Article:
Even though you need to see a dentist if an emergency dental problem arises, there are steps you can take to prevent permanent tooth damage. In many cases, you may help save your tooth if you know how to handle a dental emergency until you can get professional dental care.
Knocked Out or Broken Tooth
If one of your teeth gets knocked out, you need to see a dentist as quickly as possible—preferably within 30 minutes after the incident happens. Hold the tooth by the crown so that you don't disturb any tissue fragments on the root. Carefully rinse the tooth with water.
Place the tooth back in its socket, but don't force it. Gently bite down on the tooth to hold it in place or use your fingers to hold it in the socket. If you can't get the tooth back in place, put it in a cup of milk until you get to the dentist's office. You need to keep the tooth moist, but don't put it in regular tap water.
If a tooth isn't knocked out, but it chips or breaks off, collect any pieces. Rinse your mouth and the broken pieces with warm water. Apply gauze to the area until any bleeding stops.
Lost Filling or Crown
Decay that develops between the tooth and a filling or crown can cause the restorative material to come loose and fall out. Unfortunately, exposed tooth tissue can be sensitive and painful.
If a filling falls out, fill the space with some sugarless gum and then call your dentist. In the event that he or she can't see you right away, you can use an over-the-counter dental cement as a temporary fix.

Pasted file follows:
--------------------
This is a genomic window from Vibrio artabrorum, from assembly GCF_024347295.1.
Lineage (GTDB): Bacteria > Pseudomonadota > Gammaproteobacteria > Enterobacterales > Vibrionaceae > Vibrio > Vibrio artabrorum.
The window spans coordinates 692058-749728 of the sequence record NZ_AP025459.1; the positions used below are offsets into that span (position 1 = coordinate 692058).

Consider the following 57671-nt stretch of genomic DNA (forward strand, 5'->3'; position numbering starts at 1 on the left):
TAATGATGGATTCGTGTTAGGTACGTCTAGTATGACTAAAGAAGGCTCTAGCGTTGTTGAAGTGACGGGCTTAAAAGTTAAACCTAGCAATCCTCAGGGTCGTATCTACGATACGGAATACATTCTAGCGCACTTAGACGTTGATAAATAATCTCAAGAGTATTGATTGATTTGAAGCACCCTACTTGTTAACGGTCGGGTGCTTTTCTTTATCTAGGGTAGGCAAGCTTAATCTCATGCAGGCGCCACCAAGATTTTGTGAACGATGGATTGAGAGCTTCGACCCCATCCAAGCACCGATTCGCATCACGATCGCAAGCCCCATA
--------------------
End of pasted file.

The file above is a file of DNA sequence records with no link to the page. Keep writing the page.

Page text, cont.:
If a crown falls off, clean the inside of the crown and then coat it with denture adhesive, an over-the-counter dental cement, or petroleum jelly to hold it in place. Slip the crown back over the tooth until you can see your dentist. You may not have to see your dentist that same day, but waiting too long can result in more damage to the tooth the crown normally protects.
If you have an abscessed tooth, see your dentist as soon as possible to prevent bacterial infection from damaging gum tissue and teeth or spreading to other parts of the body. Severe tooth decay and gum disease are frequent causes of a tooth abscess.
When an abscess causes a throbbing toothache, rinse your mouth with a mild salt water solution to help ease pain until your dental appointment. You can also take an over-the-counter pain medication before you see your dentist. He or she will drain the abscess by making an incision in the infected gum tissue, performing root canal therapy, or extracting the tooth.
Learn more about what to do by contacting an emergency dentist.Share